While reading an article (“Wallace and Gromit: The Curse of the Were-Rabbit”) for an annotated bibliography that I have to turn in for class, the author Chris Hildrew references the theories of Doug Whitley who explains the differences between fantasist, realist, and anti-realist. These were fascinating to me and I want to take moment to explore them in context to my own life and works.
So, this one is easy — Hildrew says that this is where the world or elements in the world are presented as “extraordinary.” This is where I find the most enjoyment. Yes, there should be an element of realism to ground the work, but I like things that I cannot see/experience in real life. This is where I live, this is where I work, this is where I breathe. One of the first books that I remember reading and enjoying on my own is a book about a car with the fins and tail of a fish and it “swims” underwater. While I, unfortunately, cannot remember the title or author (if anyone knows please leave it in the comments–you can even leave it in the comments of an unrelated post if this is closed as I want to know it so badly). There are books that I enjoyed so much, such as The Girl with the Silver Eyes that are a part of this Fantasist idea.
This one is also easy as this is one where real life is recreated and nothing extraordinary happens. I feel that there is a reason that this is called “mundane” by J. K. Rowling, but many more people love this representation of reality than fantasy (which they associate with children)–unfortunately, it seems that many critics (movie or otherwise), live in this space and prefer the concept. It goes without saying that this is my least favorite of the representations that Hildrew talks about.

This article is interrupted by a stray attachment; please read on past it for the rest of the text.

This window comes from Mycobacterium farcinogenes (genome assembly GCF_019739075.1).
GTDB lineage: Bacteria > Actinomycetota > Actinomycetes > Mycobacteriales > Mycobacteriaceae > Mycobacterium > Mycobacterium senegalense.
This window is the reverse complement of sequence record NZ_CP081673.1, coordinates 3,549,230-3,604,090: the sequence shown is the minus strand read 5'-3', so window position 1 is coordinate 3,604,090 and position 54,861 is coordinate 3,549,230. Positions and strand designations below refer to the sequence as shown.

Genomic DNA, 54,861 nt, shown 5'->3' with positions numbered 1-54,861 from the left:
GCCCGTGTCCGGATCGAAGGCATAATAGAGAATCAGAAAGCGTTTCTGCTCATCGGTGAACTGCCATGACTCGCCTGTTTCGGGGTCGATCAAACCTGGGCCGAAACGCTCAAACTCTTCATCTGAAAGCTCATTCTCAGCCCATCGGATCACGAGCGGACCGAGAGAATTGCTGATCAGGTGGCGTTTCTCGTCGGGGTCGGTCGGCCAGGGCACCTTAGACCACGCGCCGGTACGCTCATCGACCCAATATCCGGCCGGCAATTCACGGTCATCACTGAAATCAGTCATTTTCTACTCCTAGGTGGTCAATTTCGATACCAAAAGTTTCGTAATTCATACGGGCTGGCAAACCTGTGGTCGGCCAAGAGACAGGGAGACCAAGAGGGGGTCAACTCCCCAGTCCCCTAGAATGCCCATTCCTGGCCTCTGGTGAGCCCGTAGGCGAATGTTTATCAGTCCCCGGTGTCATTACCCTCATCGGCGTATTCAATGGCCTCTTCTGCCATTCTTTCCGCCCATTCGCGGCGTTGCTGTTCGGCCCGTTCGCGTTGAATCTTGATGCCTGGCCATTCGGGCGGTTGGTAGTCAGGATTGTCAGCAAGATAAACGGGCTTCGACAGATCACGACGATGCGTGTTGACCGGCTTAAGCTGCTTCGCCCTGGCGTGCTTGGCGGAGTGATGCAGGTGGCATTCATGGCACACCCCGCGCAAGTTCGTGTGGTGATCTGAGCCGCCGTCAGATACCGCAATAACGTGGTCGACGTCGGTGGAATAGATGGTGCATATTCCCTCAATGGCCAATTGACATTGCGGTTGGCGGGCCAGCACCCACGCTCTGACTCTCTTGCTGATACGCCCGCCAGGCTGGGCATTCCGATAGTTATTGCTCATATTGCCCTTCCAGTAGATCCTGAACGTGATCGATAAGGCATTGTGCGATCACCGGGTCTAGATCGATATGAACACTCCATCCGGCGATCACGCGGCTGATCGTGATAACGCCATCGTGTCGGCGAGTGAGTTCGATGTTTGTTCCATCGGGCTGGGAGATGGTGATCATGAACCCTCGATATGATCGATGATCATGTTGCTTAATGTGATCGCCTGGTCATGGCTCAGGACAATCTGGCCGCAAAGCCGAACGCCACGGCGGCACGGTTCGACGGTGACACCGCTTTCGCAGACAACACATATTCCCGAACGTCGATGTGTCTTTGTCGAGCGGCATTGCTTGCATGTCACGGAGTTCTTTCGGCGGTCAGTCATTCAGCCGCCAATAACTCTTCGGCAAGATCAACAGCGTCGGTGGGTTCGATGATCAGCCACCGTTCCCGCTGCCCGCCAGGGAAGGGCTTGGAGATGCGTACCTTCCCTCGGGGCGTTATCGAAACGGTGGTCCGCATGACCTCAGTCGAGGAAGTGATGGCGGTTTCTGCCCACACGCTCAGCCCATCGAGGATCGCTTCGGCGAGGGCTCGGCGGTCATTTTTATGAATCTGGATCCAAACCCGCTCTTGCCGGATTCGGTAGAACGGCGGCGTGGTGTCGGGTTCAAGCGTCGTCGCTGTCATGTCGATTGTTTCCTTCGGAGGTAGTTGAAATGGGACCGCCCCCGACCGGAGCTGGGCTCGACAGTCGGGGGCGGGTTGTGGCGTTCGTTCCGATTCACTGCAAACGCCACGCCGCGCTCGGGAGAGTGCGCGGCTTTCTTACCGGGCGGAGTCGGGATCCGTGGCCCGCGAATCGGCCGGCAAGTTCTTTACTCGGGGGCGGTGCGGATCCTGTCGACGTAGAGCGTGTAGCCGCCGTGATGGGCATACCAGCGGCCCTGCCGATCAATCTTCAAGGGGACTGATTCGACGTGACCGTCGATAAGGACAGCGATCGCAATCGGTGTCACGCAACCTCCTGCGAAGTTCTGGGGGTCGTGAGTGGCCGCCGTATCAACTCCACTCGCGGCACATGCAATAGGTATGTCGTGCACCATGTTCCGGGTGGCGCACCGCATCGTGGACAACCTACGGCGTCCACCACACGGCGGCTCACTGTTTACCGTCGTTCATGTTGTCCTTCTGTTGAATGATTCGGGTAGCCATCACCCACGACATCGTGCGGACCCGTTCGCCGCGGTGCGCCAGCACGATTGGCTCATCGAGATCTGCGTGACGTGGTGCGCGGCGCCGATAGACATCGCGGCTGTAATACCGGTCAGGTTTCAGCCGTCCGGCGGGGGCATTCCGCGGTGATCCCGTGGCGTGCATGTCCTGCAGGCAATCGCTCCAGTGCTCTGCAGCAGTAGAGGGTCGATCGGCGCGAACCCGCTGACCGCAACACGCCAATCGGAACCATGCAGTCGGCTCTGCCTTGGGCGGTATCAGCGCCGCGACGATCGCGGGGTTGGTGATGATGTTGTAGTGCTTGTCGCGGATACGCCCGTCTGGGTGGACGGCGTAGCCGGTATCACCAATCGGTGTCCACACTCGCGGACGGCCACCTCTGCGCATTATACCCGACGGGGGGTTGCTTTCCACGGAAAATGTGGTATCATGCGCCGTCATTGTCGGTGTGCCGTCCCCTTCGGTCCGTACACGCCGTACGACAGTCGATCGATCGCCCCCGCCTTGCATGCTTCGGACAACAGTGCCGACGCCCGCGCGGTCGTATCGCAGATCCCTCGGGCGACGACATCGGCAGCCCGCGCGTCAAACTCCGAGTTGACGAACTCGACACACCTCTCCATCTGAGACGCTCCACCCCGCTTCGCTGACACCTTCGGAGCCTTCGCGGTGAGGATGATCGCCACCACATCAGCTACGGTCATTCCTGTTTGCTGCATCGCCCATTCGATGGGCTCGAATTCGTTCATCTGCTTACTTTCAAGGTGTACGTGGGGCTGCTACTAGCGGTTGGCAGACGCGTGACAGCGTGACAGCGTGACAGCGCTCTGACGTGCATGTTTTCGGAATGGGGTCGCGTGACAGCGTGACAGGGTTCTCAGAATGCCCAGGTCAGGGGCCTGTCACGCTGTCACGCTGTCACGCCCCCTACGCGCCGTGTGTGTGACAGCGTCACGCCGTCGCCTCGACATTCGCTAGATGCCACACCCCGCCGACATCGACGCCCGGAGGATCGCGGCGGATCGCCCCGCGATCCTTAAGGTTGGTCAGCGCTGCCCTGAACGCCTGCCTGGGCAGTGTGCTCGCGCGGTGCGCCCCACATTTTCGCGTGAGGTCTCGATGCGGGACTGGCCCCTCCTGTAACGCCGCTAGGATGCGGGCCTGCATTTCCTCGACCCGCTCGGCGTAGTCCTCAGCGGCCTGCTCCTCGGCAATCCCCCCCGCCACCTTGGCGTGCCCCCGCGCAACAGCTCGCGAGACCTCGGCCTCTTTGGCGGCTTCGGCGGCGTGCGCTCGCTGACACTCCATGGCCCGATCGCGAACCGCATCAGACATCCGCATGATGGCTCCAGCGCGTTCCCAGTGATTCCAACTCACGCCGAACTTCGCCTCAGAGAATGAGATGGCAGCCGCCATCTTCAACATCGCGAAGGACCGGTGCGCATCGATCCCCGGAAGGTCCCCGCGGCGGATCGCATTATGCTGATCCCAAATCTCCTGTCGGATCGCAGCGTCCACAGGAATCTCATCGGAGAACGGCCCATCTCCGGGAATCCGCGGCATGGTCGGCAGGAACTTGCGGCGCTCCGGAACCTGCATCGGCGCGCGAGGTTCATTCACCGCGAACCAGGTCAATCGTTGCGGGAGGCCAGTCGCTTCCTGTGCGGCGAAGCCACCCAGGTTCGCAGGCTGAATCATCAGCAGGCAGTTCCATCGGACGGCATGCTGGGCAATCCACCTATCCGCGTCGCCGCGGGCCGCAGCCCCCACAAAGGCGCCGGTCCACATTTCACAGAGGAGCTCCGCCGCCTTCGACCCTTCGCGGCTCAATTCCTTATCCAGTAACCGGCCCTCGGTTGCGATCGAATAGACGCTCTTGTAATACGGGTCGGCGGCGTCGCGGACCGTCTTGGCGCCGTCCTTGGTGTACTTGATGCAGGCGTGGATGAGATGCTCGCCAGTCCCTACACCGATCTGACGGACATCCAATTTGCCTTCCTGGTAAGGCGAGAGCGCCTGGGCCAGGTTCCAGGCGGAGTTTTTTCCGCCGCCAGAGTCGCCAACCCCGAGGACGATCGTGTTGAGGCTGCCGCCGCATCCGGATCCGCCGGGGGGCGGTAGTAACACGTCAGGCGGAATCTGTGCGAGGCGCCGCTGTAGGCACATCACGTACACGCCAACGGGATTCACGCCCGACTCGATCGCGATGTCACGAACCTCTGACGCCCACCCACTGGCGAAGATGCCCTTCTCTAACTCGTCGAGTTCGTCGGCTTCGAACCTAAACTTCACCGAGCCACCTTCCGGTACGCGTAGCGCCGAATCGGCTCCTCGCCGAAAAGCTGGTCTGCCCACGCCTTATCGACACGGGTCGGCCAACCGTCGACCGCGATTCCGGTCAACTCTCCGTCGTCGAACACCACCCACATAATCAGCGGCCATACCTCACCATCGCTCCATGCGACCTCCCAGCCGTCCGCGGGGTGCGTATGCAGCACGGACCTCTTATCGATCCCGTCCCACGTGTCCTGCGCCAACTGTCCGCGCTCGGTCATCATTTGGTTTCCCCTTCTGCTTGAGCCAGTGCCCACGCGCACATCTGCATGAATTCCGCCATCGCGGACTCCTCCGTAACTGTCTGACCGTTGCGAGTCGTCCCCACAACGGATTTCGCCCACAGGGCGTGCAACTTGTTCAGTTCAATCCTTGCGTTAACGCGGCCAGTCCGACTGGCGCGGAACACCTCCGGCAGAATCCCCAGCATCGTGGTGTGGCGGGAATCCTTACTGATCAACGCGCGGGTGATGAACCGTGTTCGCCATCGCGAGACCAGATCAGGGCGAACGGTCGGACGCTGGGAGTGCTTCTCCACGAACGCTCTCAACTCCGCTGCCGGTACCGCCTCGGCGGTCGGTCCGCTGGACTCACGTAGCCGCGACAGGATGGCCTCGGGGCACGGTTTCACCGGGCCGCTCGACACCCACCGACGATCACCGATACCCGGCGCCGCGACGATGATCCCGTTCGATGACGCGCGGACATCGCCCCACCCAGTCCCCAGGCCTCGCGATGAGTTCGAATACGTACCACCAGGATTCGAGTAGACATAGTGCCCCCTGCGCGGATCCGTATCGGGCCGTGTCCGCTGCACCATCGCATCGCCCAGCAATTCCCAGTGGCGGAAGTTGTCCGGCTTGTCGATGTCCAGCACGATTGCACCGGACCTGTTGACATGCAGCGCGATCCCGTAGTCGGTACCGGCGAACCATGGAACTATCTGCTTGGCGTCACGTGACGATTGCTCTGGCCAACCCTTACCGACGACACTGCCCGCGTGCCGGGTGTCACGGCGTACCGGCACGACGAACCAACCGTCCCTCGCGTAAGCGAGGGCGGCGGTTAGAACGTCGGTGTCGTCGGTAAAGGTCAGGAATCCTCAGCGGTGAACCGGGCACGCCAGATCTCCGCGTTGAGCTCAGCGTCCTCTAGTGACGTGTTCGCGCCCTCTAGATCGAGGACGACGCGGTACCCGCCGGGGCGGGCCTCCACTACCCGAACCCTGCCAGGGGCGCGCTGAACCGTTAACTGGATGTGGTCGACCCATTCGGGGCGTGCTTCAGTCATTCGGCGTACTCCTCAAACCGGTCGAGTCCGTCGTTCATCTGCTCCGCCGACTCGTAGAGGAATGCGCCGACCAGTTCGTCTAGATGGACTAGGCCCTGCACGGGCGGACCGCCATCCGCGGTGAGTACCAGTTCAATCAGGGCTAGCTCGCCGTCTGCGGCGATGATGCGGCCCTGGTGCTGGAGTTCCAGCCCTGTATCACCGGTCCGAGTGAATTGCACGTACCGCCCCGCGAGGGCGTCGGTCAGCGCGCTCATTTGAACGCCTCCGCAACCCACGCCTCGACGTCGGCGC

Finally, the Anti-Realist is a very interesting paradigm as they are interested in showing the artifice behind movies (for example), although this could be extended to illustrating the those who remove the artifice. The example used in the article was the showing of movie cameras and boom mics in order to illustrate that a movie is a made thing that is constructed by people. I find this mode to be fairly interesting because (generalization here) many Americans (especially the ones that I come in contact with) don’t like to know how something is made (especially if it is entertainment). However, rhetoric is all about breaking things down and figuring out how they work. Now, I’m not mechanically inclined, so I can’t break down physical things (outside of computers). However, I can break down writing and reading fairly well and I’m able to understand the purpose behind things that I read or see, so the Anti-Realist structure appeals to me.
Any, thanks for allowing me to talk about this concept as I found it interesting. Have a great day!
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